Once you’ve confirmed your card’s coverage, be sure to decline the CDW offered by your car-rental company — if you accept any coverage offered by the rental agency, you automatically forego any coverage provided by your credit card. (In other words, if you buy CDW that comes with a $1,000 deductible, don’t expect your credit card to cover that deductible.) This may also be the case if you book and prepay for a rental that already includes CDW and/or theft coverage — don't sign any rental contract until you're sure that by doing so you're not accidentally accepting the rental company's coverage.

A card’s collision coverage applies even if the damage happens while it’s being driven by someone else, as long as that other driver, and the cardholder, are both listed as drivers on the rental contract. Remember to use that same card not only to reserve the car, but to pay for the rental itself, as well as any other related fees you're charged, whether when booking at home, or when picking up or dropping off the car in Europe — switching cards can invalidate the coverage.

If you get in an accident, the rental company will charge your credit card for the value of the damage (up to the deductible amount) or, if the vehicle is stolen, the value of the deductible associated with theft. It’s up to you to seek reimbursement for these charges from your credit-card company when you get home (you’ll need to submit the police report and the car-rental company’s accident report). When deciding between rental companies, consider that American-based rental companies can be easier to work with if you have a claim to resolve.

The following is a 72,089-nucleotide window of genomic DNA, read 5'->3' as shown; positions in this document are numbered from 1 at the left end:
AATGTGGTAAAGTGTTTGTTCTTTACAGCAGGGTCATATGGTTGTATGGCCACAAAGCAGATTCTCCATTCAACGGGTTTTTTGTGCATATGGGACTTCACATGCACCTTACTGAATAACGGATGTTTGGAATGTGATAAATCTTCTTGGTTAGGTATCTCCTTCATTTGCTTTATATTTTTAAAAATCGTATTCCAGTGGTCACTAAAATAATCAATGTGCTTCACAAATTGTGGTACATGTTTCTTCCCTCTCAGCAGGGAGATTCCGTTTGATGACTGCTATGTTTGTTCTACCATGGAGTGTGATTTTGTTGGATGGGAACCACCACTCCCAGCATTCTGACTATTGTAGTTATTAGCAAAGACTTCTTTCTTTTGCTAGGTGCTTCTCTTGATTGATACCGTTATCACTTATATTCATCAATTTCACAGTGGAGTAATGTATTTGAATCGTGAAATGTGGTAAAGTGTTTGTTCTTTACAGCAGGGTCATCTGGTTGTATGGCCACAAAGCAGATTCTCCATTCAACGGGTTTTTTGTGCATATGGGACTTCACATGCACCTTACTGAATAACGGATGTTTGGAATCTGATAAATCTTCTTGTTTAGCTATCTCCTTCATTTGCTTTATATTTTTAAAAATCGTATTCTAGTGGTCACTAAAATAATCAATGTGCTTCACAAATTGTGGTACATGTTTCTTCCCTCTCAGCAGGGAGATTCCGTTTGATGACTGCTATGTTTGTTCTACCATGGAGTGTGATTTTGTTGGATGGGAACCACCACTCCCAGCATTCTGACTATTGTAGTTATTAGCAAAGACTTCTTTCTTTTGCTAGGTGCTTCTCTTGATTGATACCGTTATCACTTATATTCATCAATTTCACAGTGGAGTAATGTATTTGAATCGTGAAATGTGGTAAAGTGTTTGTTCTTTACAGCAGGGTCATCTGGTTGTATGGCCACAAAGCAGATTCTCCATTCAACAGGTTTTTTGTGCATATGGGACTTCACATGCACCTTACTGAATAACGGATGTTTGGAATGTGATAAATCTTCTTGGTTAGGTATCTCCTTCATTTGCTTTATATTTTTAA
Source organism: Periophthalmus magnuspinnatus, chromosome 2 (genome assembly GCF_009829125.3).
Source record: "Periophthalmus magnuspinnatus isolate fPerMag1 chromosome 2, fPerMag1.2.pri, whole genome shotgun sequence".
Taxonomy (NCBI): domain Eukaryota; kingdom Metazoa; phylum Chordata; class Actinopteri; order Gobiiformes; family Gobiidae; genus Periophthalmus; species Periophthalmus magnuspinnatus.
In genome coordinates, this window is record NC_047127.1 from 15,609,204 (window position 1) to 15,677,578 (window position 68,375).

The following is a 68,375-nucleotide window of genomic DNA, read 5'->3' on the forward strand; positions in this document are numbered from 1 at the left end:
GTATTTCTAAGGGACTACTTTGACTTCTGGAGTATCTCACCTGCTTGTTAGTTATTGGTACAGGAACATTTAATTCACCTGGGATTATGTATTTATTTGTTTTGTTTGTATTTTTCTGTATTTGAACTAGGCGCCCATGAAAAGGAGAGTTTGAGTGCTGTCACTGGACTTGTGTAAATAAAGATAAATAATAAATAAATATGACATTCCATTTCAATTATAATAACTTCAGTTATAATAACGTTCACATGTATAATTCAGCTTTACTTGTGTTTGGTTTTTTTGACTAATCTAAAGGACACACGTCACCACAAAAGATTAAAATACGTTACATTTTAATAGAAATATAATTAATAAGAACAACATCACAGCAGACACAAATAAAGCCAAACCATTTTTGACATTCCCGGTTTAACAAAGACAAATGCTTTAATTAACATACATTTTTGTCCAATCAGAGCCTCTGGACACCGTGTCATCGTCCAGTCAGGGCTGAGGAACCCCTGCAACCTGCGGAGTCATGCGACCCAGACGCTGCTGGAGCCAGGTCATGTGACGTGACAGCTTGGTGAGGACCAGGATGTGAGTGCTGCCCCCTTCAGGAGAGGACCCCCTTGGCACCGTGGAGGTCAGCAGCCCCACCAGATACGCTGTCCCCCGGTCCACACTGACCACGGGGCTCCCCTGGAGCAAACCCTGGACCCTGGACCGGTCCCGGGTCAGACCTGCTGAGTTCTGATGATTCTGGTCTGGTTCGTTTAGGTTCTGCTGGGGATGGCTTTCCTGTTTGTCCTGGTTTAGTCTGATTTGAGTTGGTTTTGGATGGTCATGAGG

Be warned that, as far as some rental companies are concerned, by declining their CDW offer, you’re technically liable for the full deductible (which can equal the cost of the car). Because of this, the car-rental company may put a hold on your credit card for the full value of the car. This is bad news if your credit limit is low — particularly if you plan on using that card for other purchases during your trip. (Consider bringing two credit cards — one for the rental car, the other for everything else.) If you don’t have enough credit on your card to cover the car’s value, the rental company may require you to purchase their CDW.